The Indians head into the All-Star break a surprising 47-42 and a half game out of first place in the AL Central. Many experts think they have done it with smoke and mirrors. I believe they have gotten this far thanks to Actaball- a combination of great pitching, solid defense, and timely hitting. Regardless of how they have gotten to this point, during the break from the action, WFNY will take a look at the four cogs of this roster, how they evolved during the first half, and where they look to be going forward through the rest of the season. On Monday we assessed the outfield and DH positions. Tuesday it was the infield and catching positions. Yesterday we gazed at the starting rotation. In the last of our four part series, we will go in-depth with the bullpen. [Read more...]

Diamondbacks 6 Indians 4: Arizona Takes Down The Mafia

It was bound to happen at some point. The Tribe relievers, dubbed “The Bullpen Mafia,” have been as close to perfect as you can get this season. The blown games have come few and far between for this group. No matter the situation, they always seem to get the job done.

During last night’s 6-4 loss in Phoenix, the pen was done in late not once, but twice.

This was a close game throughout thanks to solid starting pitching on both sides from Josh Tomlin and Daniel Hudson. But it wasn’t their pitching that everyone wanted to talk about last night; it was their bats.

Tomlin delivered the first two hits of his career in the third and fifth. After Shelley Duncan’s leadoff double, the Tribe starter was asked to drop down a sacrifice bunt. Instead, he put down a beauty to the third base side for a bunt single. Duncan would end up scoring the first run of the game on Michael Brantley’s double play ball. [Read more...]

Indians 1 Yankees 0: Carrasco Dominant Again

Who is that man wearing #59 on the back of his jersey who has made two consecutive outstanding starts? It couldn’t possibly be Carlos Carrasco, could it? The same guy who three weeks ago looked like he was one more bad start away from a demotion, suddenly is pitching like the guy the Indians brass hoped he could be when he came over two summers ago in the Cliff Lee trade.

With the Indians offense asleep at the wheel again, Manny Acta had to rely on his pitching to save the day. Once again, Carrasco was terrific. Pitching seven innings of scoreless ball, Carlos got stronger as the game went on.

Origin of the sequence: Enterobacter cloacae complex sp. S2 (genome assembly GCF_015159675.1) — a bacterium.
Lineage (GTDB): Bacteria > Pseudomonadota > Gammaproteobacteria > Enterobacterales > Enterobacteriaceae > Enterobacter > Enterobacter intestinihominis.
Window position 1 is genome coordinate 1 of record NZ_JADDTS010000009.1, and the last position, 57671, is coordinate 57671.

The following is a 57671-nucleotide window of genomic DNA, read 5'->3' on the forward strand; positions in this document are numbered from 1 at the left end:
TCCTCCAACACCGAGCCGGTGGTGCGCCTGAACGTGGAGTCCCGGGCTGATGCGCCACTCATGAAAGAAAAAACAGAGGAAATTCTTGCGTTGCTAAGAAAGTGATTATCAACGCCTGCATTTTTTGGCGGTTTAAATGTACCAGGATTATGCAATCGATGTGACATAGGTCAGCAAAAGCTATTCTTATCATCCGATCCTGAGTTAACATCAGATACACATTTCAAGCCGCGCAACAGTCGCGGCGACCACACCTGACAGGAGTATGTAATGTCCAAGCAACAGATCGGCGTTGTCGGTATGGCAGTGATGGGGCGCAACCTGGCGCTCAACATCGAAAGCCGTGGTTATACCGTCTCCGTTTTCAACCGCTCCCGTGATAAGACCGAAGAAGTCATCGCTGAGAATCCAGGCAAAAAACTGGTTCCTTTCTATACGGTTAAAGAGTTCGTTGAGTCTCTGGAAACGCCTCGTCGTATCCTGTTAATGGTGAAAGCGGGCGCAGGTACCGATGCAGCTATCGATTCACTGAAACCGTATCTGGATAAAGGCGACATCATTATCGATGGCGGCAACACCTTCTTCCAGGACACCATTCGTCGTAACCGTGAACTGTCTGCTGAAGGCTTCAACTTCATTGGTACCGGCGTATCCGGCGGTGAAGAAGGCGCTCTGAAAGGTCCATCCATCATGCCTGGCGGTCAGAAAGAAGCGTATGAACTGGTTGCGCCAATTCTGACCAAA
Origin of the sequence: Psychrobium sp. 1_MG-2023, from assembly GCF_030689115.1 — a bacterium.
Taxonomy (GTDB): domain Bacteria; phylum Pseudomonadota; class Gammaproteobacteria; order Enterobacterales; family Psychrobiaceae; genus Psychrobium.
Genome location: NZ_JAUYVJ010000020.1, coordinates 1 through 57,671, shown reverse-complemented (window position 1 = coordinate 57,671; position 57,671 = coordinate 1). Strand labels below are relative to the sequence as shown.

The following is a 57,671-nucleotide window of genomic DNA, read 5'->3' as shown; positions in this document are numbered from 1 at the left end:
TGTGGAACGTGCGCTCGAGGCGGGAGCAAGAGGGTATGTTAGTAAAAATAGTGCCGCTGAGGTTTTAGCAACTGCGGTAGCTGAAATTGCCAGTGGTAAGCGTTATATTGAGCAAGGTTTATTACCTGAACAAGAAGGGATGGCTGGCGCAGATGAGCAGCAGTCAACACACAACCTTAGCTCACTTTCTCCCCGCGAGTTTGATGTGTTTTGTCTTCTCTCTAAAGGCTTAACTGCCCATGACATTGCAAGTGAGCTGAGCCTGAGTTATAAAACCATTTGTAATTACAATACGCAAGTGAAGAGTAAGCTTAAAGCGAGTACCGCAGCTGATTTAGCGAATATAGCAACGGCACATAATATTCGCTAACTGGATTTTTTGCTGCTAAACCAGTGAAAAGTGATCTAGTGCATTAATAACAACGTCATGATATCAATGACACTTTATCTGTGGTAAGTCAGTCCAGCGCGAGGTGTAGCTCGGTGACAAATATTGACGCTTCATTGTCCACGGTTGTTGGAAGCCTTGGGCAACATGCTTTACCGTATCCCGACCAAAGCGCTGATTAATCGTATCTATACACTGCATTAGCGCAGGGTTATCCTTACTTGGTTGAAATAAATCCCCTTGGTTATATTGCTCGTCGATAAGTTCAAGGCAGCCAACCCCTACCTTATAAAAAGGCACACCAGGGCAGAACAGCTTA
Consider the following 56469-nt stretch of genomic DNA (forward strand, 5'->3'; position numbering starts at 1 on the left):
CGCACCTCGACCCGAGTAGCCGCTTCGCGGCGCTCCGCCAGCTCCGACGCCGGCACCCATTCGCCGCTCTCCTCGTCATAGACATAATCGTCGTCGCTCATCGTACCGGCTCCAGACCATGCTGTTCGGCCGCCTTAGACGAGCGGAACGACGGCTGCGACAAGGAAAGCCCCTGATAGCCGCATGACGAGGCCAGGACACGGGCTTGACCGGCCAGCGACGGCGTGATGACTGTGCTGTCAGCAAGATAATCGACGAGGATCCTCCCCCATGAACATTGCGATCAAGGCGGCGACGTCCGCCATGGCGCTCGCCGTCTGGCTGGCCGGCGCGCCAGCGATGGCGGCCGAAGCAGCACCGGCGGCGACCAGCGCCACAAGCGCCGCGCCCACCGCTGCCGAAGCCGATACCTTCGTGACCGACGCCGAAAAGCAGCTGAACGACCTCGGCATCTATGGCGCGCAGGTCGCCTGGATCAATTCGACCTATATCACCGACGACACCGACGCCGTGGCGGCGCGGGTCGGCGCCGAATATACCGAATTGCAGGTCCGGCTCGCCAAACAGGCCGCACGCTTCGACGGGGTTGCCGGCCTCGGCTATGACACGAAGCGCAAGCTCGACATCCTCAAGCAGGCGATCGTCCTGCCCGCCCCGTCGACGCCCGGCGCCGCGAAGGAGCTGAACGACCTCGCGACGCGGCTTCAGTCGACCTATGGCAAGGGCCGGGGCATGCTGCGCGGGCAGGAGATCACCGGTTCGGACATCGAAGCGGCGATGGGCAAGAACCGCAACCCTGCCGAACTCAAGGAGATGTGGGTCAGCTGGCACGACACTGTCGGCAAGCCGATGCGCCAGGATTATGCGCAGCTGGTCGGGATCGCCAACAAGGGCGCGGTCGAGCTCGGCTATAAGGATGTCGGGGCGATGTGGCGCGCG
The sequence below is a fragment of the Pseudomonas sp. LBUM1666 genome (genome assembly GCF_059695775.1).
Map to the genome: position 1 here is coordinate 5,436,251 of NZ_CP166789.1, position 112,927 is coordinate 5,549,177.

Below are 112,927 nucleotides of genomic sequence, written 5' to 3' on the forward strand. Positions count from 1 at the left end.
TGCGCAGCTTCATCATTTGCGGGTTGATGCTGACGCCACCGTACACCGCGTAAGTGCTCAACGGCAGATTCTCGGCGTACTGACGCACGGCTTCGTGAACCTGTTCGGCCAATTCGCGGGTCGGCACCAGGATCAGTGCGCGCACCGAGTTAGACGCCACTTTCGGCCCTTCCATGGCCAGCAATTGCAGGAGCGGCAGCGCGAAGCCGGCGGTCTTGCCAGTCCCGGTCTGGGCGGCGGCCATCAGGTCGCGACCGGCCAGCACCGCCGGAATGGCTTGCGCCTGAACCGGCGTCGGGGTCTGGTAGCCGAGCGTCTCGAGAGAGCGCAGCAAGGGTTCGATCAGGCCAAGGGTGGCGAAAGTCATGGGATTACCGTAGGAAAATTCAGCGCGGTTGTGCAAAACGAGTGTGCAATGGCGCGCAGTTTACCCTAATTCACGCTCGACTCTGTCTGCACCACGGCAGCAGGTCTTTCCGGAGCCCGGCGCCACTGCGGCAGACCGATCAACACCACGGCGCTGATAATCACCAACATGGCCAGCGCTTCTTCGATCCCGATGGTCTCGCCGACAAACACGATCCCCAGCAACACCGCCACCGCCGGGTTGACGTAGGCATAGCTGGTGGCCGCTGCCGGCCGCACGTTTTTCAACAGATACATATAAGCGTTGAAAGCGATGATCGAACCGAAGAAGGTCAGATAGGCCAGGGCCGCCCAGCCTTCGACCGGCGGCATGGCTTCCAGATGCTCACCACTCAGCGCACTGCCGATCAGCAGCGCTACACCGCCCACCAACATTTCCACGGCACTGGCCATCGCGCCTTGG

In the first inning, it looked like it was going to be another long night for the Wahoos. The Yankees loaded the bases with nobody out for Alex Rodriguez, Robinson Cano, and Nick Swisher. Carrasco reared back and retired all three without allowing a run to cross home plate. Quite a feat against those three. [Read more...]

Indians 7, Royals 3: Nick Gilbert’s Good Fortune Extends to KC

While the entire city of Cleveland was basking in the glow of Nick Gilbert’s instant stardom in lovely Secaucus, New Jersey, the Indians were once again doing what they do best – winning.

What a great night to be a Clevelander. The trade of Mo Williams and Jamario Moon to the Los Angeles Clippers netted a good-soldiered version of Baron Davis and the first-overall draft pick. Simultaneously in the great Midwestern town of Kansas City, Manny Acta’s Wahoos battered another starting pitcher into submission in their 7-3 series sweeping win over the Royals.

Starting early as they did a night before, the Tribe attack went right at KC starter Shawn O’Sullivan. Michael Brantley, who seems right at home in that leadoff spot (yes, I won’t get off that topic. No matter how good Grady is, Brantley is a better choice for the leadoff spot), opened with a double. Playing some Actaball the night after dropping 19 runs, Asdrubal Cabrera bunted Brantley over to third. O’Sullivan then dotted Shin-Soo Choo in the back (it looked like it was on purpose) to set up runners at the corners with one out. [Read more...]